Finding hiding places for the Society’s literature was another of my tasks. We also hid paper, stencil machines, and typewriters for making copies of The Watchtower, in case they would be needed. At times, we had to move the books printed by the Society from one hiding place to another. I remember once transporting 30 cartons full of literature while trying not to be conspicuous—an unnerving job!
In addition, we organized the transportation of food from farms in eastern Netherlands to the cities in the west, even though this was forbidden. We would load food on a horse-drawn wagon and head west. When we reached a river, we could use none of the bridges because they were guarded by soldiers. Instead, we unloaded the cargo into small boats, shuttled the food across the river, and then reloaded the cargo onto another wagon. When we reached the city that was our destination, we waited till darkness fell, pulled socks over the horse’s hooves, and quietly went to the congregation’s secret food depot. From there, the food was distributed to needy brothers.
If the German army were to discover such a food depot, it could cost someone his life. Nonetheless, several brothers volunteered to help out. The Bloemink family in the town of Amersfoort, for instance, let their living room be used as a warehouse for food, although their house was only a stone’s throw from a German army garrison! Courageous Witnesses such as these risked their lives in behalf of their brothers.
Jehovah helped my wife and me to remain faithful throughout the years of the ban. In May 1945 the German army was defeated, and my life on the run finally came to an end. The Society asked me to continue serving as a traveling overseer until other brothers became available. In 1947, Bertus van der Bijl took over my work.* By that time, our third child was born, and we settled in the eastern part of the country.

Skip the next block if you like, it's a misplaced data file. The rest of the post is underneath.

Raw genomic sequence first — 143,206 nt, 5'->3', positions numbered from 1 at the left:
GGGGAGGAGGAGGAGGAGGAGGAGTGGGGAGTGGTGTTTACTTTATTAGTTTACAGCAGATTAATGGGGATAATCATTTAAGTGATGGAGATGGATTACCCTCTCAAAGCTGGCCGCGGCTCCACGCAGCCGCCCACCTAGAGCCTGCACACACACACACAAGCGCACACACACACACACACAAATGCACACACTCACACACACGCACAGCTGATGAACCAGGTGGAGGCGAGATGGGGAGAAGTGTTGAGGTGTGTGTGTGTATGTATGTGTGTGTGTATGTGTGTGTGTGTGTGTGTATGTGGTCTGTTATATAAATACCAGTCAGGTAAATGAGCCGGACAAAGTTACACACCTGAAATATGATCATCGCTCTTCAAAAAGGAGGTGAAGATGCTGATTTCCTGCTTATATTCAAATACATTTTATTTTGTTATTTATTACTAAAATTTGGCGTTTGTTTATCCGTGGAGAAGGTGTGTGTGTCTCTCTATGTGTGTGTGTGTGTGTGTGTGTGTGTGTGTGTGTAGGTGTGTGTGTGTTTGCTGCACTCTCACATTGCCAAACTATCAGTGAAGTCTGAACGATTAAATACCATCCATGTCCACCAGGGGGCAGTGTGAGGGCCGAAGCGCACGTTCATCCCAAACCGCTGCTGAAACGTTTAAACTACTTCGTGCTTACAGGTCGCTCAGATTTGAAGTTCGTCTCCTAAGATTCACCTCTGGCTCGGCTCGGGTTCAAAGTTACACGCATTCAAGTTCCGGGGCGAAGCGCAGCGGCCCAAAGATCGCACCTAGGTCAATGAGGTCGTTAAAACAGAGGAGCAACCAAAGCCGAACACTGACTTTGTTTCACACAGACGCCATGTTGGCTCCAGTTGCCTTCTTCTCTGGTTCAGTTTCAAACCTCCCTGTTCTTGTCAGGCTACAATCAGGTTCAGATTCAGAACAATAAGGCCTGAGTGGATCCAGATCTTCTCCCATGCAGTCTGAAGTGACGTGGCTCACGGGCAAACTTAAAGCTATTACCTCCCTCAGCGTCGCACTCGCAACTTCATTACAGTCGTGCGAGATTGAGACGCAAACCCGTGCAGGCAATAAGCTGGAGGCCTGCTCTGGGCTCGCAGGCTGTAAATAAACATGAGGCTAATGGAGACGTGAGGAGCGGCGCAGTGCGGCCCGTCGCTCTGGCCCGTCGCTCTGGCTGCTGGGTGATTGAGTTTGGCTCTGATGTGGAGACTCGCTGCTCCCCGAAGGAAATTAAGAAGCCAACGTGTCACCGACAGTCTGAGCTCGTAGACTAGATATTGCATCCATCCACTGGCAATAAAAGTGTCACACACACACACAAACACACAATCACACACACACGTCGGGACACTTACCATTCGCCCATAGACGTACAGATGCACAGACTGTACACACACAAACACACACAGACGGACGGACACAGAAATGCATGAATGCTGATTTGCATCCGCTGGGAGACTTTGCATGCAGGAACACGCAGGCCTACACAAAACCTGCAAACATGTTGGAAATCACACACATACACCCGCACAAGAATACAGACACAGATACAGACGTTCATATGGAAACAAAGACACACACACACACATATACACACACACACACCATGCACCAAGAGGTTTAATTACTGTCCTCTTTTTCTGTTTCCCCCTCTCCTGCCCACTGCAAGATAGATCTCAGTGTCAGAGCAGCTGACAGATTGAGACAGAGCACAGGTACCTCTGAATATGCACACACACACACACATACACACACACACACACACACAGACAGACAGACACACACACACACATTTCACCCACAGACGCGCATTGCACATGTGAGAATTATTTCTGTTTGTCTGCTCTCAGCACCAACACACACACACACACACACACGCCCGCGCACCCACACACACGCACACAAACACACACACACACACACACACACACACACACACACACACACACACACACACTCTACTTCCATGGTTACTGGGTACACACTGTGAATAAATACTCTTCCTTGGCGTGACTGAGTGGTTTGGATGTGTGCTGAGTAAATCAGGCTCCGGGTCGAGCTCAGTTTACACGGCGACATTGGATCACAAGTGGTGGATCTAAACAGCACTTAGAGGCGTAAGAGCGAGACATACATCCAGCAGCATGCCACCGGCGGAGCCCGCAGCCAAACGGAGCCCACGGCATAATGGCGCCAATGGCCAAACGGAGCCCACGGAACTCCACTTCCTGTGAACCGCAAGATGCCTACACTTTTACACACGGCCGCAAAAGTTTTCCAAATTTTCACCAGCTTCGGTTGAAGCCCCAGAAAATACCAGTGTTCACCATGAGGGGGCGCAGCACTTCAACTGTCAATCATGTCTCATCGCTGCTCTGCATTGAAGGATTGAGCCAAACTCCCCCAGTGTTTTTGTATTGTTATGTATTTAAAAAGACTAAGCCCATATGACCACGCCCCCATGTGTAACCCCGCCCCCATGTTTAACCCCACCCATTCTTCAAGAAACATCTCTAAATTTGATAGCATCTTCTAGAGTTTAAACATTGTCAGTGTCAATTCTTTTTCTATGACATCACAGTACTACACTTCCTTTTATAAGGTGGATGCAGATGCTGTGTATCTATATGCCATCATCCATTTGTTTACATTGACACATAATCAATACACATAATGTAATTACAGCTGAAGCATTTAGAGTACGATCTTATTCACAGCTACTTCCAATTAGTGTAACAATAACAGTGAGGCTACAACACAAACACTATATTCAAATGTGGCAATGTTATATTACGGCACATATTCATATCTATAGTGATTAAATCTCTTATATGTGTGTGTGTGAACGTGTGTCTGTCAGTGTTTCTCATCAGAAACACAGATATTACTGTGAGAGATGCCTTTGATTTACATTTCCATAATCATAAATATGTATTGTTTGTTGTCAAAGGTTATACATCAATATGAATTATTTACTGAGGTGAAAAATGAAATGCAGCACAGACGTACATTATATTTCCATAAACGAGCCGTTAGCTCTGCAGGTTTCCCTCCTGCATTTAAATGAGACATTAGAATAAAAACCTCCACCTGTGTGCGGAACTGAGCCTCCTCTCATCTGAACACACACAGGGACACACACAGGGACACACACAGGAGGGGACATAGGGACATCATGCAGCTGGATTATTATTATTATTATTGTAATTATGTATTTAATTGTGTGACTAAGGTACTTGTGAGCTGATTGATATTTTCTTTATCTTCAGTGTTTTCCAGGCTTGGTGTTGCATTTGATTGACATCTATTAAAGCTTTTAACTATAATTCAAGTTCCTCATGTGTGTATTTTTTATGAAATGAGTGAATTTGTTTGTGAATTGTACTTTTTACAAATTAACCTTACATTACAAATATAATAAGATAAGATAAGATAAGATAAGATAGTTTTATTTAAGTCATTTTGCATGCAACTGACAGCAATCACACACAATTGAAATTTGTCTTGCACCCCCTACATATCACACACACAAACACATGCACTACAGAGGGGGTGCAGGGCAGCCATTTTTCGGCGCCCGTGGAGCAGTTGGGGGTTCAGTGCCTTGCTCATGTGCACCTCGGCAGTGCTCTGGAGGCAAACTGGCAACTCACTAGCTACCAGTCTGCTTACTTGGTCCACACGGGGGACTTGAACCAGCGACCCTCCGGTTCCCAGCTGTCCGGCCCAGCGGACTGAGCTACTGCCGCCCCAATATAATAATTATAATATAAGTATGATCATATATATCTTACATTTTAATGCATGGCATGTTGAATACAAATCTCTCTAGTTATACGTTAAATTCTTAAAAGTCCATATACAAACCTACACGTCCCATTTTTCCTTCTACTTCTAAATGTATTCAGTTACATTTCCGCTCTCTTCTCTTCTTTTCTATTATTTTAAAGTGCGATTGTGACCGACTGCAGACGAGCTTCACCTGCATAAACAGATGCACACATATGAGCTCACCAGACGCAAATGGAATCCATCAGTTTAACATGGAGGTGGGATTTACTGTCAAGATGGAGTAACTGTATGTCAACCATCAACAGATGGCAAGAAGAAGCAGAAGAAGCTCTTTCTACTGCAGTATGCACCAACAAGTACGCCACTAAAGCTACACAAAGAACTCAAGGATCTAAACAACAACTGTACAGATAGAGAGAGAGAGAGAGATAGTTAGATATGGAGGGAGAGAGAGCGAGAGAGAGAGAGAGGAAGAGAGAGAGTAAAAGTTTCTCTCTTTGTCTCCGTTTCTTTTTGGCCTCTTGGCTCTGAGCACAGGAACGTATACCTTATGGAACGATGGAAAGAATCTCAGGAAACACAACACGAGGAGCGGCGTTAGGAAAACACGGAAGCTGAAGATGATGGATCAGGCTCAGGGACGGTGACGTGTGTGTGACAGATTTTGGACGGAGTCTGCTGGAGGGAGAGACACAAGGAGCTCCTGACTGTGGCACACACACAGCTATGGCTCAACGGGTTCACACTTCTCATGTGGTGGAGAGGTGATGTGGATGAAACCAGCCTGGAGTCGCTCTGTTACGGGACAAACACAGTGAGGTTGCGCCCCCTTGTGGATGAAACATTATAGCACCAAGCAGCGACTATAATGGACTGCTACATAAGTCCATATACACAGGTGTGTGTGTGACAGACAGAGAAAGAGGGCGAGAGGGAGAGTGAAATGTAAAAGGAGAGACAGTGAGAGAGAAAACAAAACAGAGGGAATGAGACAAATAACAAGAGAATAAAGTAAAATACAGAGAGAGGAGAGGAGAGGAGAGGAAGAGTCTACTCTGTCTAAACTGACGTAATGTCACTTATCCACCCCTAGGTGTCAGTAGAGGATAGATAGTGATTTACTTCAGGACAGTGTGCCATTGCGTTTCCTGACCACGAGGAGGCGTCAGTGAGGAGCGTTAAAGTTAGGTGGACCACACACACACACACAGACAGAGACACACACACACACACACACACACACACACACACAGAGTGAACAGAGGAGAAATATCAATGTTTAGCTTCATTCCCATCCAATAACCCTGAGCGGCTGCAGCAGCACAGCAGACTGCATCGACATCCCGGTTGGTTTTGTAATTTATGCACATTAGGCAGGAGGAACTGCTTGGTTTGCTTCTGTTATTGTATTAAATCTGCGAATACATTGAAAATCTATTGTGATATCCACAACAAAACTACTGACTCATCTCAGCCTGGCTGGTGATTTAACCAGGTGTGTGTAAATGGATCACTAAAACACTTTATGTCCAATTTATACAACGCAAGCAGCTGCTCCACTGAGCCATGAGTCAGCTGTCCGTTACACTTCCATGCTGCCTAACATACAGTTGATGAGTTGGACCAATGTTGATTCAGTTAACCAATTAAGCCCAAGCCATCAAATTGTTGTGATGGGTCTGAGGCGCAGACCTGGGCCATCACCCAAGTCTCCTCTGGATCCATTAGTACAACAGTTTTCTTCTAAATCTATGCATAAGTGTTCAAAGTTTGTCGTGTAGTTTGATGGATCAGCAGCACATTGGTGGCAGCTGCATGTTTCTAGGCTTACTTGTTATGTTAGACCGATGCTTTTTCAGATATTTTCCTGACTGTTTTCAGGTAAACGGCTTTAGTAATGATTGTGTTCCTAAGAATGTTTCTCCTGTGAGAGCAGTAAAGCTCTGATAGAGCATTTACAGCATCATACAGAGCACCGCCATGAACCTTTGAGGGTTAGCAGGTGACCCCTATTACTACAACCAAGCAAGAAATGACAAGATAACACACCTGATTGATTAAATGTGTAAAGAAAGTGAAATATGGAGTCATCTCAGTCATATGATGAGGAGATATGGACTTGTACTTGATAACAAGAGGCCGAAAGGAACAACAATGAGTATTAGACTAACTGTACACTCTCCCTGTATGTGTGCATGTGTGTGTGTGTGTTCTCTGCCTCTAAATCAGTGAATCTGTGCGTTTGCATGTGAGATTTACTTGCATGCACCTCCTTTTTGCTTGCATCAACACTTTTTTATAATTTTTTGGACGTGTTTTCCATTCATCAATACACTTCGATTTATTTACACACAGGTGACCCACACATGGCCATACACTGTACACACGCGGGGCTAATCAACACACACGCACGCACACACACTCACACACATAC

Sadness and Joy
Following the war, I learned that about a year after I left home for the Netherlands, Father was imprisoned. He was released twice because of poor health, but each time he was imprisoned again. In February of 1938, he was sent to the Buchenwald concentration camp and then to Dachau. There, on May 14, 1942, my father passed away. He remained firm and loyal to the end.
Mother was also sent to the Dachau camp. She remained there until she was freed in 1945. Since the firm example of both of my parents contributed much to the spiritual blessings I have enjoyed, it was a privilege to have Mother come to live with us in 1954. My sister Margaretha—who had been pioneering in Communist East Germany since 1945—came along. Though mother was ill and spoke no Dutch, she continued to share in the field service until she faithfully ended her earthly course in October 1957.
The 1955 convention in Nuremberg, Germany, proved to be special. After we arrived there, brothers from Dresden told Erika that her mother was at the convention as well. Since Dresden was then under East German rule, Erika had not seen her mother for 21 years. A meeting was arranged, and mother and daughter embraced. What a joyful reunion that was!
In time, our family grew to eight children. Tragically, we lost one of our sons in a car accident. However, seeing all our remaining children serve Jehovah is a source of deep joy. We are happy that our son Wolfgang and his wife are in the circuit work and that their son also serves as a circuit overseer.
I am grateful to have witnessed the progress of Jehovah’s work in the Netherlands. When I began pioneering here in 1933, there were about one hundred Witnesses. Today, there are more than 30,000. Although our physical strength is now waning, Erika and I are still determined to live by the words of that song of days gone by: “O for a faith that will not shrink.”
Song 194.—Songs of Praise to Jehovah (1928).
The town of Copitz, now called Pirna, is located along the Elbe River, 11 miles [18 km] from the city of Dresden.
See The Watchtower, January 1, 1998, for Brother Van der Bijl’s life story, “There Is Nothing Better Than the Truth.”
[Picture on page 23]
The “Jugendgruppe” during a break after field service
[Picture on page 24]
Fellow pioneers and I covered the territory of Schneifel. I was 20 years old
[Picture on page 25]
With Erika and Wolfgang in 1940
[Picture on page 26]
Left to right: My grandson Jonathan and his wife, Mirjam; Erika, me, my son Wolfgang and his wife, Julia
[Picture on page 26]
A brother in prison with my father drew this picture of him in 1941